Buckwheat Ale

For a while I have been excited about using Indian ingredients in the beer, and hence my current recipes revolve around unique Indian grains, herbs and spices. Like the Sorghum Blonde and the Lemongrass Wheat that I posted  earlier.

How I found my latest ingredient -
While I was on a lookout for indigenous grains I came across Reema Sathe, the owner of Happy Roots.
They are a Non profit organization helping farmers revive local varieties of grains. I immediately realized, that I had hit a jackpot !! 
She showed me a whole catalog of grains, and I chose Buckwheat grown in Maharashtra.

Buckwheat - 

Its called Kuttu in North India where it is commonly used in rural areas. Its hardly used here in Maharastra and down south. Some more reading suggested that Buckwheat is widely used to make low gluten or gluten free beer -

Recipe Development

Since I had never brewed with Buckwheat before, I wanted to see what it contributes to the beer. I wanted buckwheat to stand out. Simplest way to do that is to brew a low IBU beer with no other dominating ingredients. Make a blonde ale.
I prefer using unmalted grains, because I think they give a stronger grain character than the malted versions. But this is just from my own experiments. And then where was I going to malted buckwheat anyways ?


Scaled down recipe for 8 liters -

8L, all-grain OG = 1.050  FG = 1.011 IBU = 17

1.8 Kgs Pilsner Malt
0.5 Kgs Buckwheat

4.5g Columbus ( 60 mins )

Safale US05 3gms

You can lower the IBUs to 13 if you want by reducing the hops.

How to brew 

Follow the brewing process for a cereal mash highlighted in the Sorghum Blonde post.

Ferment the beer at 17C for first 5 days. Gradually raise the temperature to 20C over next 3 days. Ferment for a total of 15 days.
Bottle / keg condition the beer at 18C for another 20 days before drinking.

This beer was unexciting at 15 days of fermentation. It didn't have much character, except the heavy mouthfeel from the buckwheat.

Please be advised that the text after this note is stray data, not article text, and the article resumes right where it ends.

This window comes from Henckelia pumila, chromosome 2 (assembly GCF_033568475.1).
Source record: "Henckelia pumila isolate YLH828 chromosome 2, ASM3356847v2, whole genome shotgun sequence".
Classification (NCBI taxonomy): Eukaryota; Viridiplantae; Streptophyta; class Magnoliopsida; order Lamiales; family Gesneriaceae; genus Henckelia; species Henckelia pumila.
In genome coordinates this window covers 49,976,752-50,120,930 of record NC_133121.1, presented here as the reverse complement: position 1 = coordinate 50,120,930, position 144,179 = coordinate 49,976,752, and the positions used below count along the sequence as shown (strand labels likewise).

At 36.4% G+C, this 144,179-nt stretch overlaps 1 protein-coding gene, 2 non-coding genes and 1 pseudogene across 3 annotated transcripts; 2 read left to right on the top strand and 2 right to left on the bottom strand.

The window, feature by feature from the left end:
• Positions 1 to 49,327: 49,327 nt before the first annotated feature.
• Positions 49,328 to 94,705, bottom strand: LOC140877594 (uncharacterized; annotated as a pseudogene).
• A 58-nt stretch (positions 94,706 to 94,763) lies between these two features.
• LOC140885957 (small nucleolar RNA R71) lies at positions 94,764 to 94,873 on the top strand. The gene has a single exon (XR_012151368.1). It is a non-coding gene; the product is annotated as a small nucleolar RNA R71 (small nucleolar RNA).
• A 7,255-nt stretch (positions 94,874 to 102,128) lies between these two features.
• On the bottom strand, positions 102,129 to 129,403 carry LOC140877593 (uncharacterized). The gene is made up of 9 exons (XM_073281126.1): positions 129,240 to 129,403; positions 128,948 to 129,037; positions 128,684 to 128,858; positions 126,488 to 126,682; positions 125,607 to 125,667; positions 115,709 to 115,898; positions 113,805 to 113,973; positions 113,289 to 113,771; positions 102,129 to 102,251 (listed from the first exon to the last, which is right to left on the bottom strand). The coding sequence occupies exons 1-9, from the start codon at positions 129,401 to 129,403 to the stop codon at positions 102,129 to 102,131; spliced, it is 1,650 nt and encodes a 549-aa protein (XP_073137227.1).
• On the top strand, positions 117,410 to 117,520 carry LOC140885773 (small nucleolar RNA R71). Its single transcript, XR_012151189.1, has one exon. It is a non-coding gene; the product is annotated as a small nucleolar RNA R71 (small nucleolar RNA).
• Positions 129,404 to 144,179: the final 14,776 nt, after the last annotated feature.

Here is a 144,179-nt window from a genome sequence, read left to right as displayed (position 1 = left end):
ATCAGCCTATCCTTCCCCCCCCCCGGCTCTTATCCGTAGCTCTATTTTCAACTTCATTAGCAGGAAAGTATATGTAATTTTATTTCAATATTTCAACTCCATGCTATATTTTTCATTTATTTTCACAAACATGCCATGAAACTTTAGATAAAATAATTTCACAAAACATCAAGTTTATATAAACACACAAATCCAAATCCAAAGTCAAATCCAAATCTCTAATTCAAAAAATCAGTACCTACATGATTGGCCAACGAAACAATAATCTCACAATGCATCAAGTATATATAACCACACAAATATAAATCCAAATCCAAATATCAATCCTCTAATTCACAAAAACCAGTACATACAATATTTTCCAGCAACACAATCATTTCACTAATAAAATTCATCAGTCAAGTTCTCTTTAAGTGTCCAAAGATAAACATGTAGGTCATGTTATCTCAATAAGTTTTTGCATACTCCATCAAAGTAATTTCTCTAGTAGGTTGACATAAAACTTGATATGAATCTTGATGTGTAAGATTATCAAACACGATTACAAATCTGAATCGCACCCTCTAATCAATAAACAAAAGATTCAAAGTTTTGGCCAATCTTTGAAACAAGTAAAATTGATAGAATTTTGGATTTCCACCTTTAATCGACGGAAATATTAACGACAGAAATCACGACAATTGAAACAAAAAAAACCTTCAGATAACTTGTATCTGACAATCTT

But as the beer conditioned for another three weeks in the bottles, this turned out spectacular.

Tasting Notes

The buckwheat gave it a slick and smooth mouthfeel, and bit of haze.
The beer was definitely heavy bodied, but surprisingly easy drinking. It was obvious that all of this body was from the buckwheat.
But here is the exiting bit. It had a nice fruity aroma !! It also had this light tang as it finished on the tongue.
As a brewer it was super exciting to see that a grain can contribute fruity aroma and tangy after taste without using any funky yeast or hops !!

It was so good, that we brewed a commercial batch at Kimaya Brewing Company
It is now serving at Malaka Spice restaurants in Baner and Koregaon Park.

Stay tuned for more beers made with local ingredients.

Thanks Aaron for the awesome pics !!


  1. Query
    where do u get hops and yeast in Mumbai Pune Bangalore
    all I can get is baker's yeast.

    1. Get stuff here - http://www.indianbrewer.com/p/ingredients.html

  2. @Sapan so you have gone pro?

  3. Awesome.. Waiting for next post..

  4. I really appreciate the fact that you are using Indian, ingredients. I am planning to brew my 1st batch, I will go through your blog before I start my journey.


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